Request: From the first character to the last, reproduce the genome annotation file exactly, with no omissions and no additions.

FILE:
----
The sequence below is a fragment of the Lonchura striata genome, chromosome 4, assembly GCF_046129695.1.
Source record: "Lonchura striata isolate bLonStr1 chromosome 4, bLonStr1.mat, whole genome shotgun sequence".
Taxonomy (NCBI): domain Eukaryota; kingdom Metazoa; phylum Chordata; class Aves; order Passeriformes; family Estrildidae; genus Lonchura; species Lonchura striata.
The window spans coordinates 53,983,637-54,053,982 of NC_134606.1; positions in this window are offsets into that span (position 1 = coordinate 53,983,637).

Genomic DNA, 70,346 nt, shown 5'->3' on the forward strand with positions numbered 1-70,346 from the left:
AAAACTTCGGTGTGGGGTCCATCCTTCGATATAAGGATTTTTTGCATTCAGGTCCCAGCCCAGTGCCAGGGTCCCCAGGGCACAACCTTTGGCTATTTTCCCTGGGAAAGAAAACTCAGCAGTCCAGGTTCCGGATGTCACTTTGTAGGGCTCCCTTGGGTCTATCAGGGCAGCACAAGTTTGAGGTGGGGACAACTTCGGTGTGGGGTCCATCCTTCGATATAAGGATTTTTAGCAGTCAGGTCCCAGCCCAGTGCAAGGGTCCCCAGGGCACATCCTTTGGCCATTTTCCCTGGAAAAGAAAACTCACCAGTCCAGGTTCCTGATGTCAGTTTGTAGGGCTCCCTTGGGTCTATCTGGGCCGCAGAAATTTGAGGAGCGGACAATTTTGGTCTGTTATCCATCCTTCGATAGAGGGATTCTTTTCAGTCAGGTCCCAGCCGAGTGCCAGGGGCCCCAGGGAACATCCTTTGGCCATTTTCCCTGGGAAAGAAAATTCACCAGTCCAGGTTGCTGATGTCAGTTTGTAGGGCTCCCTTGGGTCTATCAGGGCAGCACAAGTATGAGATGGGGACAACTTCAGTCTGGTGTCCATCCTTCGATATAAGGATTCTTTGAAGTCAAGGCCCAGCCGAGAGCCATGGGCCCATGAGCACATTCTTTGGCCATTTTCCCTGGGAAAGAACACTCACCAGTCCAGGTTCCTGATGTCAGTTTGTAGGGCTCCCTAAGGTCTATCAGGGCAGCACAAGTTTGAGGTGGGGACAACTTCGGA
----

The sequence below is a fragment of the Lonchura striata genome, chromosome 4, assembly GCF_046129695.1.
Source record: "Lonchura striata isolate bLonStr1 chromosome 4, bLonStr1.mat, whole genome shotgun sequence".
Taxonomy (NCBI): domain Eukaryota; kingdom Metazoa; phylum Chordata; class Aves; order Passeriformes; family Estrildidae; genus Lonchura; species Lonchura striata.
The window spans coordinates 53,983,637-54,053,982 of NC_134606.1; positions in this window are offsets into that span (position 1 = coordinate 53,983,637).

Genomic DNA, 70,346 nt, shown 5'->3' on the forward strand with positions numbered 1-70,346 from the left:
AAAACTTCGGTGTGGGGTCCATCCTTCGATATAAGGATTTTTTGCATTCAGGTCCCAGCCCAGTGCCAGGGTCCCCAGGGCACAACCTTTGGCTATTTTCCCTGGGAAAGAAAACTCAGCAGTCCAGGTTCCGGATGTCACTTTGTAGGGCTCCCTTGGGTCTATCAGGGCAGCACAAGTTTGAGGTGGGGACAACTTCGGTGTGGGGTCCATCCTTCGATATAAGGATTTTTAGCAGTCAGGTCCCAGCCCAGTGCAAGGGTCCCCAGGGCACATCCTTTGGCCATTTTCCCTGGAAAAGAAAACTCACCAGTCCAGGTTCCTGATGTCAGTTTGTAGGGCTCCCTTGGGTCTATCTGGGCCGCAGAAATTTGAGGAGCGGACAATTTTGGTCTGTTATCCATCCTTCGATAGAGGGATTCTTTTCAGTCAGGTCCCAGCCGAGTGCCAGGGGCCCCAGGGAACATCCTTTGGCCATTTTCCCTGGGAAAGAAAATTCACCAGTCCAGGTTGCTGATGTCAGTTTGTAGGGCTCCCTTGGGTCTATCAGGGCAGCACAAGTATGAGATGGGGACAACTTCAGTCTGGTGTCCATCCTTCGATATAAGGATTCTTTGAAGTCAAGGCCCAGCCGAGAGCCATGGGCCCATGAGCACATTCTTTGGCCATTTTCCCTGGGAAAGAACACTCACCAGTCCAGGTTCCTGATGTCAGTTTGTAGGGCTCCCTAAGGTCTATCAGGGCAGCACAAGTTTGAGGTGGGGACAACTTCGGA